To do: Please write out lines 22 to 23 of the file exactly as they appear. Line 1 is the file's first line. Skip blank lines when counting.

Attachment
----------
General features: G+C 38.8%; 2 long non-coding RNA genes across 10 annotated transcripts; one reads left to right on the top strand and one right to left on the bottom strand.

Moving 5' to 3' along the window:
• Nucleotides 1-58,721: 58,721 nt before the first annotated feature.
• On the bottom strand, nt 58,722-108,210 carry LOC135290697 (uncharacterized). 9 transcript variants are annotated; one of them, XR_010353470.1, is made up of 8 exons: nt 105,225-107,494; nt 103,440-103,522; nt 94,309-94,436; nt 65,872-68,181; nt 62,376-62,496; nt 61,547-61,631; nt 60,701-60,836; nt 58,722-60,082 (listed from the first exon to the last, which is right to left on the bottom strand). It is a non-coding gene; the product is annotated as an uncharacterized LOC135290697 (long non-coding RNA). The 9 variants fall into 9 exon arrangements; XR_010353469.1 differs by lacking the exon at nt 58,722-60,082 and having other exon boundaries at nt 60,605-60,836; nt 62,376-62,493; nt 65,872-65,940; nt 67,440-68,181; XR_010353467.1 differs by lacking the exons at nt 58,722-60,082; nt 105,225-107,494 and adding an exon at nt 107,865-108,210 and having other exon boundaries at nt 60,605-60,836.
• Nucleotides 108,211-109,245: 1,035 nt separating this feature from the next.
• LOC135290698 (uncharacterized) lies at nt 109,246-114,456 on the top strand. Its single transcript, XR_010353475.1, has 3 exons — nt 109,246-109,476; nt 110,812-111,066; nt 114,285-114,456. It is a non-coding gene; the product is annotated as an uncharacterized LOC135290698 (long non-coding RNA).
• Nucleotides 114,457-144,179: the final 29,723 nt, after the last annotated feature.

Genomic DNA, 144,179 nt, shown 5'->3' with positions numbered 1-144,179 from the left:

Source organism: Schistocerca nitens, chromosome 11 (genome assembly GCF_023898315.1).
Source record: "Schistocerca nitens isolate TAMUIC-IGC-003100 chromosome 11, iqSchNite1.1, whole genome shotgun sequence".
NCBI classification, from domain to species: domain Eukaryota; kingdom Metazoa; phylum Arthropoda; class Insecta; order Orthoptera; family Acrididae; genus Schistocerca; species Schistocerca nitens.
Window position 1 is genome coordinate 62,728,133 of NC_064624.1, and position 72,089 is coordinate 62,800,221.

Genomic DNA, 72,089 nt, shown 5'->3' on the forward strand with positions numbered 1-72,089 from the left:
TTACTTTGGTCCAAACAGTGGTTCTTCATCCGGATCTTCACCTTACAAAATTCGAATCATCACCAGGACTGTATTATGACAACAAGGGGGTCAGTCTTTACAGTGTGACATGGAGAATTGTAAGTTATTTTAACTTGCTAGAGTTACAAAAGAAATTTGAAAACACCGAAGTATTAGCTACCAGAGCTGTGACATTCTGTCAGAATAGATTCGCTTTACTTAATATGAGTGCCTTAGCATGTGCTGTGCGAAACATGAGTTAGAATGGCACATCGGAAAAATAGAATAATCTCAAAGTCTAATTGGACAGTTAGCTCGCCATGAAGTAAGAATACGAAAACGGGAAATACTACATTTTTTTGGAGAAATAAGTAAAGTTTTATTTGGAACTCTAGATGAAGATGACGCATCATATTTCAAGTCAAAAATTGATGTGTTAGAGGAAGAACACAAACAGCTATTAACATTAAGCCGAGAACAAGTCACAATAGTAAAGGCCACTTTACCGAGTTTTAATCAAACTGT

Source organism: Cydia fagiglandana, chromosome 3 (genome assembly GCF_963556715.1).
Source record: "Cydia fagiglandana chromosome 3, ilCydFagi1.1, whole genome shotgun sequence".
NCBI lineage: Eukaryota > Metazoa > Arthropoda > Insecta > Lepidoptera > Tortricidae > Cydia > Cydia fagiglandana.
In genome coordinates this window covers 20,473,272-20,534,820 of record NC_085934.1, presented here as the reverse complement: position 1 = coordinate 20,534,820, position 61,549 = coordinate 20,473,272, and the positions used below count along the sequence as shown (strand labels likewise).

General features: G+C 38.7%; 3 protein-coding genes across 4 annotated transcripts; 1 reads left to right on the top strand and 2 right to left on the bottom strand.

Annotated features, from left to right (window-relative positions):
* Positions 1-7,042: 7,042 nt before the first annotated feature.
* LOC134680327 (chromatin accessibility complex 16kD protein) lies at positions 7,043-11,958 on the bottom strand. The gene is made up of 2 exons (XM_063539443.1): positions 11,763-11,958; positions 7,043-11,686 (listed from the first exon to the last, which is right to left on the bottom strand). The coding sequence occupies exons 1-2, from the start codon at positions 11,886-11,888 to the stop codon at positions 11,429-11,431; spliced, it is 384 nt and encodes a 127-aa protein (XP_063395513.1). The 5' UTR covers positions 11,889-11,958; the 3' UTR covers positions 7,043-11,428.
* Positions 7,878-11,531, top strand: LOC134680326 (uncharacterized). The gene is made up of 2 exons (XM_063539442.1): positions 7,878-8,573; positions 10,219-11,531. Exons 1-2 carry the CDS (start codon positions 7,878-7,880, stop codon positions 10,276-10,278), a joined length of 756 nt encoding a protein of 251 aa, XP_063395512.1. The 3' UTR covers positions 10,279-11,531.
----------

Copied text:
* LOC134680327 (chromatin accessibility complex 16kD protein) lies at positions 7,043-11,958 on the bottom strand. The gene is made up of 2 exons (XM_063539443.1): positions 11,763-11,958; positions 7,043-11,686 (listed from the first exon to the last, which is right to left on the bottom strand). The coding sequence occupies exons 1-2, from the start codon at positions 11,886-11,888 to the stop codon at positions 11,429-11,431; spliced, it is 384 nt and encodes a 127-aa protein (XP_063395513.1). The 5' UTR covers positions 11,889-11,958; the 3' UTR covers positions 7,043-11,428.
* Positions 7,878-11,531, top strand: LOC134680326 (uncharacterized). The gene is made up of 2 exons (XM_063539442.1): positions 7,878-8,573; positions 10,219-11,531. Exons 1-2 carry the CDS (start codon positions 7,878-7,880, stop codon positions 10,276-10,278), a joined length of 756 nt encoding a protein of 251 aa, XP_063395512.1. The 3' UTR covers positions 10,279-11,531.